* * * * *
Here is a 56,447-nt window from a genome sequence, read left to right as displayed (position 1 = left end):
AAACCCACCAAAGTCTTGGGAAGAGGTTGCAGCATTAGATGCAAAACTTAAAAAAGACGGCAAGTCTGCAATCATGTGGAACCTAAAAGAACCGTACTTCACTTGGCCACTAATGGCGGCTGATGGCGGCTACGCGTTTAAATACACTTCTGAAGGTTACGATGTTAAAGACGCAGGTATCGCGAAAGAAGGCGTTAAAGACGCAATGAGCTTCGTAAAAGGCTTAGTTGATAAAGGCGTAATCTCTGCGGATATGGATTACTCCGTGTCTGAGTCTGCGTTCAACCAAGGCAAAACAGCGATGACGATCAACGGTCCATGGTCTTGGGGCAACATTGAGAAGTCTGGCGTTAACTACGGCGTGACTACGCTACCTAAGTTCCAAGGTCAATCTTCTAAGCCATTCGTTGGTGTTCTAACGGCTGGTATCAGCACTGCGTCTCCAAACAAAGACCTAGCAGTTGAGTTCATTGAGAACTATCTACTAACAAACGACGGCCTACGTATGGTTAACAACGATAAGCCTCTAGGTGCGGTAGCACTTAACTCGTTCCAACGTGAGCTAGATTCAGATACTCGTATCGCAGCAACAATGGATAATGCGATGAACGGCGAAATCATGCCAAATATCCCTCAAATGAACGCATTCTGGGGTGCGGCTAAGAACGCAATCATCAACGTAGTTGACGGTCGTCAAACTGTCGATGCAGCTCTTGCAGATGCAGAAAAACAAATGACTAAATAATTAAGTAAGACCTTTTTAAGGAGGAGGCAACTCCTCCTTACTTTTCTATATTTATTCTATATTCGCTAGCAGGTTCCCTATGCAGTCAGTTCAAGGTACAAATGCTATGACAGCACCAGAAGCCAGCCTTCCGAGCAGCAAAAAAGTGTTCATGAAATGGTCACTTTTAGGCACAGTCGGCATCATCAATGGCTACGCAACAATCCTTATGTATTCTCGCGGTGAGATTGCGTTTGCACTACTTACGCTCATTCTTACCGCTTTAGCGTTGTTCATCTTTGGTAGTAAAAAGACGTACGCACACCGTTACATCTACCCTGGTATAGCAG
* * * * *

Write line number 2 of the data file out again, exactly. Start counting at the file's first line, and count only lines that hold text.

AAACCCACCAAAGTCTTGGGAAGAGGTTGCAGCATTAGATGCAAAACTTAAAAAAGACGGCAAGTCTGCAATCATGTGGAACCTAAAAGAACCGTACTTCACTTGGCCACTAATGGCGGCTGATGGCGGCTACGCGTTTAAATACACTTCTGAAGGTTACGATGTTAAAGACGCAGGTATCGCGAAAGAAGGCGTTAAAGACGCAATGAGCTTCGTAAAAGGCTTAGTTGATAAAGGCGTAATCTCTGCGGATATGGATTACTCCGTGTCTGAGTCTGCGTTCAACCAAGGCAAAACAGCGATGACGATCAACGGTCCATGGTCTTGGGGCAACATTGAGAAGTCTGGCGTTAACTACGGCGTGACTACGCTACCTAAGTTCCAAGGTCAATCTTCTAAGCCATTCGTTGGTGTTCTAACGGCTGGTATCAGCACTGCGTCTCCAAACAAAGACCTAGCAGTTGAGTTCATTGAGAACTATCTACTAACAAACGACGGCCTACGTATGGTTAACAACGATAAGCCTCTAGGTGCGGTAGCACTTAACTCGTTCCAACGTGAGCTAGATTCAGATACTCGTATCGCAGCAACAATGGATAATGCGATGAACGGCGAAATCATGCCAAATATCCCTCAAATGAACGCATTCTGGGGTGCGGCTAAGAACGCAATCATCAACGTAGTTGACGGTCGTCAAACTGTCGATGCAGCTCTTGCAGATGCAGAAAAACAAATGACTAAATAATTAAGTAAGACCTTTTTAAGGAGGAGGCAACTCCTCCTTACTTTTCTATATTTATTCTATATTCGCTAGCAGGTTCCCTATGCAGTCAGTTCAAGGTACAAATGCTATGACAGCACCAGAAGCCAGCCTTCCGAGCAGCAAAAAAGTGTTCATGAAATGGTCACTTTTAGGCACAGTCGGCATCATCAATGGCTACGCAACAATCCTTATGTATTCTCGCGGTGAGATTGCGTTTGCACTACTTACGCTCATTCTTACCGCTTTAGCGTTGTTCATCTTTGGTAGTAAAAAGACGTACGCACACCGTTACATCTACCCTGGTATAGCAG